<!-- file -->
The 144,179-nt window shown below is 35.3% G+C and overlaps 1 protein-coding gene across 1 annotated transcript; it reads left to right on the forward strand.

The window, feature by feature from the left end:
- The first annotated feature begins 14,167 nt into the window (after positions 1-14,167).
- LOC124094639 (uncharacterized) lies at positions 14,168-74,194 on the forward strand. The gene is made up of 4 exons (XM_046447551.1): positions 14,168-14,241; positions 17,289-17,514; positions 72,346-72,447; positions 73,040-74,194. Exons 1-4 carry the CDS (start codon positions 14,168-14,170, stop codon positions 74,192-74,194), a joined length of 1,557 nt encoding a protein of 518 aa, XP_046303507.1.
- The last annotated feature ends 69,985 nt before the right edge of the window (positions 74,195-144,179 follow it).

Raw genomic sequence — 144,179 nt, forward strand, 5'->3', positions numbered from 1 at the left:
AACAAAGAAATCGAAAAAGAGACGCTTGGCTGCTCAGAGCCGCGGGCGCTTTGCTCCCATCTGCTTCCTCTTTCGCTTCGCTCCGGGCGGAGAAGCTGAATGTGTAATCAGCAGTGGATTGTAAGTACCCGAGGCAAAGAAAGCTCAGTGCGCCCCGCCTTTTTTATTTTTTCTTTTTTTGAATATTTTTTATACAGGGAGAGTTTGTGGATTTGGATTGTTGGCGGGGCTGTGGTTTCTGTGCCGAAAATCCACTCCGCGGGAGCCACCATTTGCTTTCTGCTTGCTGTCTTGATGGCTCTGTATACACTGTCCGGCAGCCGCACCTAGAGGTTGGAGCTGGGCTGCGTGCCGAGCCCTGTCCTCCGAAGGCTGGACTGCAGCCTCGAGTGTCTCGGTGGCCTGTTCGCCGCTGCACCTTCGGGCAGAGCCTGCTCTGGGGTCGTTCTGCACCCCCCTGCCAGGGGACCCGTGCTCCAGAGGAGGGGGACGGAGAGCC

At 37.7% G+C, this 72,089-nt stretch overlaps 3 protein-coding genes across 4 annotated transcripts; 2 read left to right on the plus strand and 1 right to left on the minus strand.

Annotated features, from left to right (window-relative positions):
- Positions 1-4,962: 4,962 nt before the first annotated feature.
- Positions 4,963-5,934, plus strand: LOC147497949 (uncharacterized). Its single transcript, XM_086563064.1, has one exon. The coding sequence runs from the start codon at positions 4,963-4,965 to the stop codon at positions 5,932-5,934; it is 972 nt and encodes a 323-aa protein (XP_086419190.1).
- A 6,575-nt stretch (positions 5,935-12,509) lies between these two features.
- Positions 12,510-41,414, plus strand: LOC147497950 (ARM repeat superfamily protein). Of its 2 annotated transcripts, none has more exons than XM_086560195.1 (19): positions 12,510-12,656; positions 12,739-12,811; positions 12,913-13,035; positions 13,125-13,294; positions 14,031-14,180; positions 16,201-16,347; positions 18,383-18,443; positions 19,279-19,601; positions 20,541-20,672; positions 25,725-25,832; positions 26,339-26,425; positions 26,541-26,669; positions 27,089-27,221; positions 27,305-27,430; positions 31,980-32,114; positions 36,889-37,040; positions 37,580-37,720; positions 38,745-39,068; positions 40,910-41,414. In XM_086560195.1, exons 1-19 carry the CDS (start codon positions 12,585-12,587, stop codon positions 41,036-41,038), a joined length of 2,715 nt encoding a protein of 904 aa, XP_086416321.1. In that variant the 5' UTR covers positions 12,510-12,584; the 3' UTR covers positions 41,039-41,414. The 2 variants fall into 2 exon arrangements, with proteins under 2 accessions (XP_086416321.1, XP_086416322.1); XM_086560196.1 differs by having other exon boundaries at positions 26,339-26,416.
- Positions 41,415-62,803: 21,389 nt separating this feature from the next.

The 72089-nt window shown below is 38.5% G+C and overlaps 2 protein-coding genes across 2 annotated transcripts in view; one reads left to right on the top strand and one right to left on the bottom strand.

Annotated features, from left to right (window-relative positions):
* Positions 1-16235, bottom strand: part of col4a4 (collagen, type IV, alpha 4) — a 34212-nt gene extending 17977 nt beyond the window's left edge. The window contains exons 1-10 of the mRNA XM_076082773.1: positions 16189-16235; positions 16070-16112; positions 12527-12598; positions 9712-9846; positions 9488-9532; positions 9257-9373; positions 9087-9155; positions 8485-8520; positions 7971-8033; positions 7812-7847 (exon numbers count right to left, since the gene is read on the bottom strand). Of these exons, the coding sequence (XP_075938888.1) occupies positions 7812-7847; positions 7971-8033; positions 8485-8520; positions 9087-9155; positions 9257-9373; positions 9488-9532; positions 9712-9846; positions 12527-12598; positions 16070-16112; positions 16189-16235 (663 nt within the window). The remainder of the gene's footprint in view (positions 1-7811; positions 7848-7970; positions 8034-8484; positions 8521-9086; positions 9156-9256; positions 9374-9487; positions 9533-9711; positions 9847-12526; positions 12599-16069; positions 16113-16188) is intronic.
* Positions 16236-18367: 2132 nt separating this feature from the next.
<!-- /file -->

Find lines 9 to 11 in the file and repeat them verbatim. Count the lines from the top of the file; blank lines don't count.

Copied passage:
Annotated features, from left to right (window-relative positions):
- Positions 1-4,962: 4,962 nt before the first annotated feature.
- Positions 4,963-5,934, plus strand: LOC147497949 (uncharacterized). Its single transcript, XM_086563064.1, has one exon. The coding sequence runs from the start codon at positions 4,963-4,965 to the stop codon at positions 5,932-5,934; it is 972 nt and encodes a 323-aa protein (XP_086419190.1).